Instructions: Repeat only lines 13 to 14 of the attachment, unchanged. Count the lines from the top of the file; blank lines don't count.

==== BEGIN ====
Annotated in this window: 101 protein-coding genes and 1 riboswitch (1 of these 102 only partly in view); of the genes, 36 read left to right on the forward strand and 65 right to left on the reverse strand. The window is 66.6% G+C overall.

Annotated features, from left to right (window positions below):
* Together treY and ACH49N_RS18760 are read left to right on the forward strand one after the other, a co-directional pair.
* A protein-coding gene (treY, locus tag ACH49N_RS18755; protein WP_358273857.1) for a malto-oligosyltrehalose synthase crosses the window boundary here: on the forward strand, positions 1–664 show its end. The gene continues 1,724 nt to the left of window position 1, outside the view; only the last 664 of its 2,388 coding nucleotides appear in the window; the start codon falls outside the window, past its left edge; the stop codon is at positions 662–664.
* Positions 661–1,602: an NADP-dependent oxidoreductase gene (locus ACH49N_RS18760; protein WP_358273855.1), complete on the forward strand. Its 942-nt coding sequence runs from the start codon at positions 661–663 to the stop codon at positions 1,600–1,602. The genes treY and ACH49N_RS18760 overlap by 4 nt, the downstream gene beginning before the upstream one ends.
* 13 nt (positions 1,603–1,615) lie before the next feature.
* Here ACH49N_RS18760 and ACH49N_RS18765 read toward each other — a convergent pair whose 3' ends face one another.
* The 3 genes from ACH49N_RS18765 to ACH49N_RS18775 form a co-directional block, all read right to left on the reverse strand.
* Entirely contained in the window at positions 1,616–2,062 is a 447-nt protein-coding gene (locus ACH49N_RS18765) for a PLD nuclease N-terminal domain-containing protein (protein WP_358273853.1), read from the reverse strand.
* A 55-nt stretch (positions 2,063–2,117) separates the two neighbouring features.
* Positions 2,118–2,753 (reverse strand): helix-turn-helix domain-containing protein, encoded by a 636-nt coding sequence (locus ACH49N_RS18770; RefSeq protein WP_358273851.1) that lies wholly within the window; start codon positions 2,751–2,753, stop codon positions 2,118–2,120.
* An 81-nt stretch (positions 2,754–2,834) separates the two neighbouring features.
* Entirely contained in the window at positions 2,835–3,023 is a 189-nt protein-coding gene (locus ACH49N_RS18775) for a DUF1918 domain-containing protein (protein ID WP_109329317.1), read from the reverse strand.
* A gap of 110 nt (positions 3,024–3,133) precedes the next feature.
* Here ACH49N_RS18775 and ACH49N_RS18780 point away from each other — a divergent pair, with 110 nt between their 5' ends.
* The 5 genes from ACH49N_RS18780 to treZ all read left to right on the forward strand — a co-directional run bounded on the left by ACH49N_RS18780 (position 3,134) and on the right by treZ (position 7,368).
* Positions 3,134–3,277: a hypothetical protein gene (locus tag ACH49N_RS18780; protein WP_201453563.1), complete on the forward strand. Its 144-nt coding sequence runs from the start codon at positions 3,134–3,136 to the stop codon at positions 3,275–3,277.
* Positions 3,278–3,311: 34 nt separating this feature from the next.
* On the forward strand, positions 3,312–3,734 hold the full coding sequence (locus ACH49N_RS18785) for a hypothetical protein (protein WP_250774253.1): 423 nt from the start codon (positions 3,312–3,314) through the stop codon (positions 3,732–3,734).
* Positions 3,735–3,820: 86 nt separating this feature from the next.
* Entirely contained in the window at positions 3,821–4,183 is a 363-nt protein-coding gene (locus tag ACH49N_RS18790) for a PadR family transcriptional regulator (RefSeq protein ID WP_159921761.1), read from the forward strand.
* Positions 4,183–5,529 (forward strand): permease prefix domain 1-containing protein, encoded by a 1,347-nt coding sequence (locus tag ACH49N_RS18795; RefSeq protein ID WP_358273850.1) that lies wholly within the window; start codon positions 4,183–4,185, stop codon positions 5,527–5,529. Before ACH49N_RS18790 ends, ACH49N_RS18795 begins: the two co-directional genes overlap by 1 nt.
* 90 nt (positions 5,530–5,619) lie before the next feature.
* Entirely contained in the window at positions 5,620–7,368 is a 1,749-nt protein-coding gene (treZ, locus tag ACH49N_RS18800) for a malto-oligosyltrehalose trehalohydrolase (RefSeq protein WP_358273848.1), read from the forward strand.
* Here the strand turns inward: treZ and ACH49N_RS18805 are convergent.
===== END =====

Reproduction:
* Entirely contained in the window at positions 2,835–3,023 is a 189-nt protein-coding gene (locus ACH49N_RS18775) for a DUF1918 domain-containing protein (protein ID WP_109329317.1), read from the reverse strand.
* A gap of 110 nt (positions 3,024–3,133) precedes the next feature.